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Master's Thesis

Heuristic Day-Ahead Real-Time-Pricing for Demand Response with Waterbeds


In electricity networks produced and consumed power is the same at any point in time. Therefore, traditionally, power plants are regulated to produce the amount of consumed power. But now, the increasing amounts of renewable energy from wind and solar, produced according to the weather not as needed, demands for new approaches. The approach demand response contributes to the issue by changing the consumption of devices in time. Suppliers encourage their customers to change their consumption by providing prices varying during the day. With day-ahead real-time-pricing, suppliers fix these prices once every day for the next day.

In a simplified model, a supplier buys electricity at a day-head exchange only, which offers electricity for a price that may be predicted accurately. Consumers get different prices. The customer’s reaction on prices results from non-trivial decisions of control algorithms. Their power consumption can also be predicted accurately for given prices in advance. Thus, the supplier‘s problem is finding the customer prices changing their consumption in a way that minimizes the price to be paid for electricity at the exchange.

The Institute of Telematics at the TUHH investigates using demand response with waterbeds. Waterbeds are well suited for demand response, as they have a huge amount of water whose electrical heating may be shifted in time. In previous work, waterbeds were modeled, implemented for different temperature control algorithms and simulated to evaluate the performance of the control algorithms [Venzke16].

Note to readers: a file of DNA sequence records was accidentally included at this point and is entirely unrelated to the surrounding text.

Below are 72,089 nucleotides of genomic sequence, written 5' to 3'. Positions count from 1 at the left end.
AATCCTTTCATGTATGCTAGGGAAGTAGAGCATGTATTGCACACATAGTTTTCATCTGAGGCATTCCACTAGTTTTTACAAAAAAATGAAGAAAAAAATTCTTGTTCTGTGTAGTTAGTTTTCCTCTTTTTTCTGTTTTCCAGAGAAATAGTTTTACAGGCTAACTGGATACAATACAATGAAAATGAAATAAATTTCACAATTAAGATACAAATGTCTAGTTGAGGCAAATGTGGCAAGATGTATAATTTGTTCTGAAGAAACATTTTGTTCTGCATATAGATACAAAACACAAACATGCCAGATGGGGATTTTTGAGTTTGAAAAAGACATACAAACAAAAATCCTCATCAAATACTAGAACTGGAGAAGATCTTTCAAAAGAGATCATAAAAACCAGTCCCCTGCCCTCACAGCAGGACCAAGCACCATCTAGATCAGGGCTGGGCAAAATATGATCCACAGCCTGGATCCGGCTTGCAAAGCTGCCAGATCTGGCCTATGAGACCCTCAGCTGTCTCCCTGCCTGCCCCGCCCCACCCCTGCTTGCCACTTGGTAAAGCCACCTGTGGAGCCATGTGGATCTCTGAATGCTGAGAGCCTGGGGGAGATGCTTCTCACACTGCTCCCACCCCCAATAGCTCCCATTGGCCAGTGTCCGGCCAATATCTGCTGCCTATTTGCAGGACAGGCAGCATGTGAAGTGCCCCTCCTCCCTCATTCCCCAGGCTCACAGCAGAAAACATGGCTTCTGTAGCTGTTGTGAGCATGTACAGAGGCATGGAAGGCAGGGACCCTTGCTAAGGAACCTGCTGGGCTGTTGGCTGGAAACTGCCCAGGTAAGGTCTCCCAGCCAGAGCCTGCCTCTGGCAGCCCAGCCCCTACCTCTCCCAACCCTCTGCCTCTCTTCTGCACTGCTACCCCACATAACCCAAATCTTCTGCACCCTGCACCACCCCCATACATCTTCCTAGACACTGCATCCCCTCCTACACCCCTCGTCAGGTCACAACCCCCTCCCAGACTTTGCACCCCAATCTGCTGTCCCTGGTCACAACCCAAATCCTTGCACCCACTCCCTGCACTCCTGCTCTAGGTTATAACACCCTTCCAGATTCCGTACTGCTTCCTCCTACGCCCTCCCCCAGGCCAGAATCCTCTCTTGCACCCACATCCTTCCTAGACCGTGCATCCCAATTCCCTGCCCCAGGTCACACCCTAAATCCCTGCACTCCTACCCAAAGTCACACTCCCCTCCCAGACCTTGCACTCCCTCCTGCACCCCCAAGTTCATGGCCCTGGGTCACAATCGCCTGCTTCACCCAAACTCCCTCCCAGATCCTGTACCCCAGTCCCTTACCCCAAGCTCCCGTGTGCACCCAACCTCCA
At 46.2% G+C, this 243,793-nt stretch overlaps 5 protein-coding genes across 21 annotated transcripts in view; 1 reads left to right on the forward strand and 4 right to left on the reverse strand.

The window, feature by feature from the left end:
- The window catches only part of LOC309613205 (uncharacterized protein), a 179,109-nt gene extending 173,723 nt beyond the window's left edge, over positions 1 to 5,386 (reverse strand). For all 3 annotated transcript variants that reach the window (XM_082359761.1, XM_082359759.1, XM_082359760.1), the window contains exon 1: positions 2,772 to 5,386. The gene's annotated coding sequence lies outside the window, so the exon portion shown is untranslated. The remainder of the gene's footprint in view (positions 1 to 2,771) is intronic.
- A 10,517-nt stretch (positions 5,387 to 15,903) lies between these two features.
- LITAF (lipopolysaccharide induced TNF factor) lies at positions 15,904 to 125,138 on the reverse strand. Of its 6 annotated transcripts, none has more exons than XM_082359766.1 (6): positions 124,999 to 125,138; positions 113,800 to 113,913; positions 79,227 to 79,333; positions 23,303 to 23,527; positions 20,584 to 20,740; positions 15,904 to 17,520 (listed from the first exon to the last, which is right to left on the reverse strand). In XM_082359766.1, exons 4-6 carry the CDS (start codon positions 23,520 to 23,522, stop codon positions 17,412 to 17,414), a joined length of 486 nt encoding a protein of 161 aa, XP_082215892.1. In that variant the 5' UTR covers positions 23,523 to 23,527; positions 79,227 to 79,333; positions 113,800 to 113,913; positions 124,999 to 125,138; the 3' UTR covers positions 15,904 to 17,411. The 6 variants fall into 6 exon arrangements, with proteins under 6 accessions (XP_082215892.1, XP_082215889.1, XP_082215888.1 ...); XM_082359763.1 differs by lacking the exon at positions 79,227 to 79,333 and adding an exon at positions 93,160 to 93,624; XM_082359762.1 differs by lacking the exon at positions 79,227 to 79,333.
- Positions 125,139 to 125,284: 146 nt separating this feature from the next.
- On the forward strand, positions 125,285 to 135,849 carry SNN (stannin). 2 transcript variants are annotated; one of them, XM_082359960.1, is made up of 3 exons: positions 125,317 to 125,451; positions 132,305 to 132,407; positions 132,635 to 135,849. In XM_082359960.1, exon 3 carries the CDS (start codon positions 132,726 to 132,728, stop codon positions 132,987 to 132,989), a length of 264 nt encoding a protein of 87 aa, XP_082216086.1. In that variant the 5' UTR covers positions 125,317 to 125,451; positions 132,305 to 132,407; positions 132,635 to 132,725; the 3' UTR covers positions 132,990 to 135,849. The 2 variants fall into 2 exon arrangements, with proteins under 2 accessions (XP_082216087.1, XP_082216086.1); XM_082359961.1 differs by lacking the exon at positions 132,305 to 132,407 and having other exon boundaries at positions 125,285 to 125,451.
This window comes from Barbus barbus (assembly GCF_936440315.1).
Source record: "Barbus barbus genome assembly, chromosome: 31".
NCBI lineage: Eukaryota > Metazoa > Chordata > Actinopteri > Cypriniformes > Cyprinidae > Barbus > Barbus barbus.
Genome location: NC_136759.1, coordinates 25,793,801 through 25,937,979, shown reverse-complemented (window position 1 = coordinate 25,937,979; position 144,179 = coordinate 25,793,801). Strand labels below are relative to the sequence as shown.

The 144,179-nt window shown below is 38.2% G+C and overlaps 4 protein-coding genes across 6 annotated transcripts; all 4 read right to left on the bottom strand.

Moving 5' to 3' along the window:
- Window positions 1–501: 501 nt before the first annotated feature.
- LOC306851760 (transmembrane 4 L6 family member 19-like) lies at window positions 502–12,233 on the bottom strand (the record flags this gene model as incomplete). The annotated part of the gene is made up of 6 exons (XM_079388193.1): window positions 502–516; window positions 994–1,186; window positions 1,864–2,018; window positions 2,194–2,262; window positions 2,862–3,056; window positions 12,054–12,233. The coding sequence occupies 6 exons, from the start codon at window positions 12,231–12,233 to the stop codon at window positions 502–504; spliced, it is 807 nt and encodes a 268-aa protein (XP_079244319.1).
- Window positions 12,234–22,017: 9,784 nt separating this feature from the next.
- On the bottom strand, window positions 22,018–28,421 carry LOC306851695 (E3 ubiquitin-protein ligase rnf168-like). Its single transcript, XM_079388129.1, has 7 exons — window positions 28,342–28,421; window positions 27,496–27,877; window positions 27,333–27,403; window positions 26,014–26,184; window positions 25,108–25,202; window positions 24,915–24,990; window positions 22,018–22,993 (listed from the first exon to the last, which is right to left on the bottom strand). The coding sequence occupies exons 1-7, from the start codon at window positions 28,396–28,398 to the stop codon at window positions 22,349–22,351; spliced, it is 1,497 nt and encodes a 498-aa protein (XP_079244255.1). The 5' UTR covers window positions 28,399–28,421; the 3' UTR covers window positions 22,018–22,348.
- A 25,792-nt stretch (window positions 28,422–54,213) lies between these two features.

Goals of thesis or project

The goal of the proposed project is to investigate heuristic approaches for fixing consumer prices assuming waterbeds with known control algorithms as only loads. Therefore, algorithms such as simulated annealing or genetic algorithms should be applied to find customer prices leading to a solution that is close to the optimal solution. Implementation will use an available simulator (in Java) already containing different control algorithms for waterbeds. Analysis should include effects of the heuristics, its effectiveness for demand response and energy saving, and suitability and effects of the control algorithms. The work shall start with the simplified model described above and continue releasing simplifications.


[Venzke16] Marcus Venzke, Volker Turau. “Simulative Evaluation of Demand Response Approaches for Waterbeds”. In: Proceedings of the 2016 IEEE International Energy Conference (ENERGYCON), Leu-ven, Belgium, April 2016.

End date 31. December 2017
Documents Flyer (English)
Supervisor Dr. Marcus Venzke